Georgia Lee Swickheimer

June 7, 1937 -
Role: Rancher
Known for: Ranch toughness
Maiden name: Swickheimer

Georgia Lee was born and raised on her family’s ranch just outside of Fannin, Texas. a small community near Goliad. The Swickheimer Ranch was purchased in 1901 and has been successively managed by three generations starting with George Julius Swickheimer, the founder. Upon George, Sr.'s, passing, his two sons, George and Lee, took over and subsequently bequeathed the ranch to George’s two children, David and Georgia Lee Swickheirmer. It's Georgia Lee's ranch now and she perfectly embodies the spirit of the women ranchers in South Texas; tough when necessary (she runs the ranch with an iron hand), but full of heart for the land and the animals. When her father George, Jr., ran the ranch Georgia Lee opted to join the Marines her senior year in college, but her roots pulled her back every summer and most holidays. After her retirement, and with her parents in declining health, she returned to run her family’s ranch full-time. She is not only an adept rancher and manager of the land, but a great story teller, regaling her audiences with her wildlife and ranching adventures. Her connection to her family's land heritage is evident in all that she does.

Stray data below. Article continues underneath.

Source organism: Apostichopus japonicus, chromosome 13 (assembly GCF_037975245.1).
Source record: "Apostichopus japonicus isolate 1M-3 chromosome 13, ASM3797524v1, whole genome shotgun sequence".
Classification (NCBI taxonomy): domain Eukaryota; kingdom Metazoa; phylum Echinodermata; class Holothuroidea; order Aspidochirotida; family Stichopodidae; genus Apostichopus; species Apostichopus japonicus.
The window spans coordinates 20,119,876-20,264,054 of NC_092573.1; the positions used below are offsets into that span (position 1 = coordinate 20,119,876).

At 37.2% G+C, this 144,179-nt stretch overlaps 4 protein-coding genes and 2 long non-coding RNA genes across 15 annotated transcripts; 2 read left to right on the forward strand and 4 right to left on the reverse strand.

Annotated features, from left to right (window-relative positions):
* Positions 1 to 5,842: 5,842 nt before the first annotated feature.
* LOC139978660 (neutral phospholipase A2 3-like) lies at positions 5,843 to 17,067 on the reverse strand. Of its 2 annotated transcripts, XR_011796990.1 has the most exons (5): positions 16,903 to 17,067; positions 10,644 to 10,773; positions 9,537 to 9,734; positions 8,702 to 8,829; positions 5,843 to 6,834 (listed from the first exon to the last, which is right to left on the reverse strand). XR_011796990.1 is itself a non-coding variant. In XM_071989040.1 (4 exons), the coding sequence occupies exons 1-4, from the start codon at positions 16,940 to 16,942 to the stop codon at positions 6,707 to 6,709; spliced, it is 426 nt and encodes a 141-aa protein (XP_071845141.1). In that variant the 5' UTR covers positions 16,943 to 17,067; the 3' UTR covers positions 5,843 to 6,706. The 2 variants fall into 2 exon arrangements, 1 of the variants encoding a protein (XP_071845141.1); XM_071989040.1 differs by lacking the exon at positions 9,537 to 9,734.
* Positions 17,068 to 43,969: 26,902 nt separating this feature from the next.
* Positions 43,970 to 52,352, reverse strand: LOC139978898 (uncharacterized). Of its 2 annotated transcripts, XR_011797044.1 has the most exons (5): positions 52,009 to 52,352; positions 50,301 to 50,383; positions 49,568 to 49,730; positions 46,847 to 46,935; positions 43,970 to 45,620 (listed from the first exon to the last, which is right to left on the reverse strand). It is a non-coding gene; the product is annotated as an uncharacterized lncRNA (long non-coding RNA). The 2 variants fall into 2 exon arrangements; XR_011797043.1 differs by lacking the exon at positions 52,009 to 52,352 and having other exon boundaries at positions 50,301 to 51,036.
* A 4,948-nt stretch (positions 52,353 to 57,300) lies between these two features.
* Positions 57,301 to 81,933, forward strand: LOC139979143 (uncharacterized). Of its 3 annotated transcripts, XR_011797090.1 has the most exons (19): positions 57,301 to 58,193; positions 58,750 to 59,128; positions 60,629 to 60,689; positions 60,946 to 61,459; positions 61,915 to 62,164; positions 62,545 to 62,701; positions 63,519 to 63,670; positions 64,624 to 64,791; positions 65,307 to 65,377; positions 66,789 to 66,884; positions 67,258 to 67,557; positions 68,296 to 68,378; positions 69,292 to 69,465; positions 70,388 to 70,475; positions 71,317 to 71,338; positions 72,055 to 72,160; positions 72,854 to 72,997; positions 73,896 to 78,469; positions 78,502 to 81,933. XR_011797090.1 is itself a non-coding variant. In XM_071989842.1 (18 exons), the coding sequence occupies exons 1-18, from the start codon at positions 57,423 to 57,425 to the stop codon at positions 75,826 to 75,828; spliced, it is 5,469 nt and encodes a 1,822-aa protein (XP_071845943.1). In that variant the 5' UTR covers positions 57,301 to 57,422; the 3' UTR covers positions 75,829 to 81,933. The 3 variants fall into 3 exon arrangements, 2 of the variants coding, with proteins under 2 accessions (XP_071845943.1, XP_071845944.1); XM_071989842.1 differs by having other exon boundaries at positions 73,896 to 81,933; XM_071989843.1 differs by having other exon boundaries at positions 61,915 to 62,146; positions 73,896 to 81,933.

Introduction to Georgia

Louise S. O'Connor
Voice of Georgia Swickheimer
Georgia Lee Swickheimer – I feel that myself, I was born to the land and the lands in my blood. And I'd soon work in the land and on a ranch than do anything in the world. When you're born to land you get up and everything you do has to do with the cattle business. Well you know…I knew at the time when I was, you know, in my teens and twenties you know, when you were going to get a job that there wasn't really a place here for me yet. And so I knew that I needed a job, and I had thought about the military, and always intended to come back and go back in the cattle business when I retired. And that's what I did. It goes back to doing what you like, what you have your heart into. Even though your heart may not be…it may not be profitable. And you may not be making a lot of headway. But you have a dream that you gonna make it, even though we are bucking against the tide. And you gonna find your way outta of the end of that tunnel. I guess its survival. I think it was my grandparents, you know, they worked the land, you know, when it was horse and mule and wagons. The material that they built this house with, they had to come in here with wagon, from Houston or whatever. It took a year to build this house. I don't want to see that stuff go down the drain. I don't want to turn loose of it. I want to hold on as long as I can hang on.